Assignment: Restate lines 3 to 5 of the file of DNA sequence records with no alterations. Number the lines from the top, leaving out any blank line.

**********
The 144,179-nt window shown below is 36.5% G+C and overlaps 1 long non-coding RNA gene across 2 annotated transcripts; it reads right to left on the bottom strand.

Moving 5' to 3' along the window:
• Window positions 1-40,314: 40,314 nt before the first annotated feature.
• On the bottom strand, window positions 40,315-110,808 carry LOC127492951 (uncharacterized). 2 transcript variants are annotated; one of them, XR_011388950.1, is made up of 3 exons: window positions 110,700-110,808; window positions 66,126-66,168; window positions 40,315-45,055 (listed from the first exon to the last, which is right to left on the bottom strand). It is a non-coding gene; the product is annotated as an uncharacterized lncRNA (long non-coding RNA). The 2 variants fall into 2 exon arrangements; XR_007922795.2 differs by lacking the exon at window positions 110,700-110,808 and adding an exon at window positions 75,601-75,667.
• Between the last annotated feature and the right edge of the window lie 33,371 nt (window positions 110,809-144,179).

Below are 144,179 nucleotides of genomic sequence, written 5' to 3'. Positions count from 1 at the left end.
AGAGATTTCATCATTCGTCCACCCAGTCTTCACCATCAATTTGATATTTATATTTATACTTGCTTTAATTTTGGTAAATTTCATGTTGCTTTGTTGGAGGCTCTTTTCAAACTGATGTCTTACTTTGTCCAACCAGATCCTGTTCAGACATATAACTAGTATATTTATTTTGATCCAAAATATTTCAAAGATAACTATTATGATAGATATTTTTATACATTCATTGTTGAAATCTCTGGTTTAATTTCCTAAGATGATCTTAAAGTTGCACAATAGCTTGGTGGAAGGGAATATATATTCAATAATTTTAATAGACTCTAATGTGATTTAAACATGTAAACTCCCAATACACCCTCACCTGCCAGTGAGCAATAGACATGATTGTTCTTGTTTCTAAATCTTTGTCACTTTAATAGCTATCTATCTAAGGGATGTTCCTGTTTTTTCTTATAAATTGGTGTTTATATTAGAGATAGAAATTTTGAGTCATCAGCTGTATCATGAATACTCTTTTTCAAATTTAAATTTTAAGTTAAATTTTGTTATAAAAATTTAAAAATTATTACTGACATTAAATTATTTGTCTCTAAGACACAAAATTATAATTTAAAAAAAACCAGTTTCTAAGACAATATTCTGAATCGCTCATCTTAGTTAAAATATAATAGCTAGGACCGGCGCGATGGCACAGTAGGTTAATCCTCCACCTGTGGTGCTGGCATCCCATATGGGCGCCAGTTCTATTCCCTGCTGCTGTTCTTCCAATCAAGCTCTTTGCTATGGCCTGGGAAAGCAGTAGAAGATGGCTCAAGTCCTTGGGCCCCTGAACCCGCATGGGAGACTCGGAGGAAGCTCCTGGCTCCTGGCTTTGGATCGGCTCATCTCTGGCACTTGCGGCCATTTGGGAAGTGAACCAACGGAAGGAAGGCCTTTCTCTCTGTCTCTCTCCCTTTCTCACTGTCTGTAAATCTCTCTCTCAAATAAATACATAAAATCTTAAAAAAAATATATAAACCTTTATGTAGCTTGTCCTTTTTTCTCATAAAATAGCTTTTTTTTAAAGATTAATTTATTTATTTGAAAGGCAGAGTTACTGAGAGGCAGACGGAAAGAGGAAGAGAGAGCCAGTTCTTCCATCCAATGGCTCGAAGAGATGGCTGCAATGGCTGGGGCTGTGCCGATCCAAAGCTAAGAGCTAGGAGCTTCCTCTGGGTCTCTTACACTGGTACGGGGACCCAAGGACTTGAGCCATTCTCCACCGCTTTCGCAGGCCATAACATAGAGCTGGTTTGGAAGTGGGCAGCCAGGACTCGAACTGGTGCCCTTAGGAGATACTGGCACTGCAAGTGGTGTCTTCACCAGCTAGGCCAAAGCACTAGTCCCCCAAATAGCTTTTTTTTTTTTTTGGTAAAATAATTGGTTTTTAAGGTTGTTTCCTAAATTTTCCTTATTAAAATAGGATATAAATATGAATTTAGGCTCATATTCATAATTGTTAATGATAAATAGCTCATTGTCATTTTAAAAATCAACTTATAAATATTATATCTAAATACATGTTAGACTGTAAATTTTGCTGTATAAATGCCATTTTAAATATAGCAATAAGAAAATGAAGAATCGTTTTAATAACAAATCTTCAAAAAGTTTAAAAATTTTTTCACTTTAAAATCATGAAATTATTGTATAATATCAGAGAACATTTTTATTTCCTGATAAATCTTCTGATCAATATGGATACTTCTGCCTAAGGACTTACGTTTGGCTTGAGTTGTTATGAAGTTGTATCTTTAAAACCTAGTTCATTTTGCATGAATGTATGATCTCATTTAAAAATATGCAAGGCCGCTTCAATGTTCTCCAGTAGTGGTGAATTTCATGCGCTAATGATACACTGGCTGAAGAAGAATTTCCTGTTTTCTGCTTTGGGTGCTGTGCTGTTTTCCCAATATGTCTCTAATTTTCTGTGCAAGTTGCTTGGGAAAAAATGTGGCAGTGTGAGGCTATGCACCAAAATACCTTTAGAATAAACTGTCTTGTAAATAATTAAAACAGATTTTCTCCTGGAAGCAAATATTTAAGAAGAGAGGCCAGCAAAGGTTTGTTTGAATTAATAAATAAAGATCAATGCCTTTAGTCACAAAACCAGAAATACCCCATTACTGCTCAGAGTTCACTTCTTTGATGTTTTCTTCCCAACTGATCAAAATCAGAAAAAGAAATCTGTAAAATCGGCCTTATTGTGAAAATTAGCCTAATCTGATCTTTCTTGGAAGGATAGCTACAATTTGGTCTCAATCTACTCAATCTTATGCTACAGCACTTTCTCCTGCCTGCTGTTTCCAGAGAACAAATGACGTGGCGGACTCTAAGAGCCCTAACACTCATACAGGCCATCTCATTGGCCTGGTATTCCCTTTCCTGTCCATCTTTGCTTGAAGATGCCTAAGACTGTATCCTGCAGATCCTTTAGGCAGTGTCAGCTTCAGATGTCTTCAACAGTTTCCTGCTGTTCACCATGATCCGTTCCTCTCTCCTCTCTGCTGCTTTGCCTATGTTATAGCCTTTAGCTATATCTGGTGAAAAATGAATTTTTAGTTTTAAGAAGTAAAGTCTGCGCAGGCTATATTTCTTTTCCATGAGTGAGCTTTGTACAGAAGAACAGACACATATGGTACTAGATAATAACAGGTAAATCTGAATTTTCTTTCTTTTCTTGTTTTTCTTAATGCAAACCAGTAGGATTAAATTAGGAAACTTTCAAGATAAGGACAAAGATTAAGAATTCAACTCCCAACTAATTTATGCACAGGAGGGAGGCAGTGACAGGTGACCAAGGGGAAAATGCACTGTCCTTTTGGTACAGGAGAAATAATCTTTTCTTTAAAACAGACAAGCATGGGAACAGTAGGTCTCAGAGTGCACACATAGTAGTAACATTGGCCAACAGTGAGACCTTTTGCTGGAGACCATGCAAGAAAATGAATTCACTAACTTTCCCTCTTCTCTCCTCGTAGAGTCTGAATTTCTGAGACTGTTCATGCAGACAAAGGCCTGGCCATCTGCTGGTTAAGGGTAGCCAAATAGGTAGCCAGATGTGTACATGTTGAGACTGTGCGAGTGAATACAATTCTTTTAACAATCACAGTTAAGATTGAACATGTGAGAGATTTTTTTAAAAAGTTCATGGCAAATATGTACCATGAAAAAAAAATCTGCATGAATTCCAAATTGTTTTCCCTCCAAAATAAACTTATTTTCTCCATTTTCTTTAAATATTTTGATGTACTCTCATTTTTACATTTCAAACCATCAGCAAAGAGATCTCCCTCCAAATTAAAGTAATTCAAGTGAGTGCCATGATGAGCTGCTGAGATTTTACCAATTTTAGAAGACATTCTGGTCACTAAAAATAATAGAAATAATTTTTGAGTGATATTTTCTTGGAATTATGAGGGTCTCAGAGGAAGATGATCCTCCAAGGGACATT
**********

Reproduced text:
• Window positions 1-40,314: 40,314 nt before the first annotated feature.
• On the bottom strand, window positions 40,315-110,808 carry LOC127492951 (uncharacterized). 2 transcript variants are annotated; one of them, XR_011388950.1, is made up of 3 exons: window positions 110,700-110,808; window positions 66,126-66,168; window positions 40,315-45,055 (listed from the first exon to the last, which is right to left on the bottom strand). It is a non-coding gene; the product is annotated as an uncharacterized lncRNA (long non-coding RNA). The 2 variants fall into 2 exon arrangements; XR_007922795.2 differs by lacking the exon at window positions 110,700-110,808 and adding an exon at window positions 75,601-75,667.
• Between the last annotated feature and the right edge of the window lie 33,371 nt (window positions 110,809-144,179).